Shanghai city borders have been fixed, there is huge pressure to sell downtown land, and the old town is the main target. Before any deals are made, the neighborhoods slated for sale and redevelopment are being vacated. Their demolition will follow shortly after.
Wangyima Nong is a cluster of irregular intersecting lanes wedged between the Yuyuan bazaar and Henan Zhong Lu. It is the last remaining patch of truly medieval urban fabric in Shanghai. The first mentions of this street date back to the thirteenth century, when a veterinarian doctor named Wang lived here, and his residence gave the neighborhood its name.
Uniform grey (or pink) paint makes the neighborhood look like a lane compound (a rental property built by one developer in the early twentieth century).
In reality, though, judging by the street plan for Wangyima Nong and its "tributaries," each building is slightly different. Evidently these were private family homes, built individually.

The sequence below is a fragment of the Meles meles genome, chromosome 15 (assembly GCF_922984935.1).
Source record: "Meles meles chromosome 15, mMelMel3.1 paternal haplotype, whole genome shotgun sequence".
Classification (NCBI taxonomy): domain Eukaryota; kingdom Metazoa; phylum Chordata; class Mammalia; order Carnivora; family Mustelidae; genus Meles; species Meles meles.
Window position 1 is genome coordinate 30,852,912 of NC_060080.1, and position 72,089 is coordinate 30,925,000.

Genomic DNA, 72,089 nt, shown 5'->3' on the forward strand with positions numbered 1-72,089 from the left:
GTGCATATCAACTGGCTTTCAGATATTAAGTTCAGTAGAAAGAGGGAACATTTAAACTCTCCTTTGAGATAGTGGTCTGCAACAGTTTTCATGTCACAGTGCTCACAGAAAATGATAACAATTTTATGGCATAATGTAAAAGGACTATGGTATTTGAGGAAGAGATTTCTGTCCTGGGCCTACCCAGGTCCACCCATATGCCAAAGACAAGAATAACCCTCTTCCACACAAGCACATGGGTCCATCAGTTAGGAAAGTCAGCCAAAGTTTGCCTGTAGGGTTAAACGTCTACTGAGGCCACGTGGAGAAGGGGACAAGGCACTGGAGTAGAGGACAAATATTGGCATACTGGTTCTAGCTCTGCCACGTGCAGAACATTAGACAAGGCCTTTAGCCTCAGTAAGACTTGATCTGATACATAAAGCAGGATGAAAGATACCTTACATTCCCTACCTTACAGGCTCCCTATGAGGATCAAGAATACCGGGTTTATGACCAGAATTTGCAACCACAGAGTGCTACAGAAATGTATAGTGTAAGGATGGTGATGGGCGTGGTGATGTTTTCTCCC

It is extremely hard to date these buildings. Even government websites contain very little information. But some families must have been here for centuries, upgrading and rebuilding their homes as time went by.
Vacated houses are locked and blocked, to prevent anyone from moving back in. Even without the obvious signs of impending demolition, the area has gotten very run down in the last couple of years. "Slumming" means purposefully denying maintenance and repair, making buildings unlivable, to manipulate the residents into signing them off cheaply.
Houjia Rd forms the western edge of the Wangyima neighborhood. Its west side is not getting demolished and these folks are spared for now. They inhabit a courtyard with high walls and latticed windows.
Wangyima Nong has been around more than seven hundred years, and its last year will be 2016. Then it will be gone. How futile!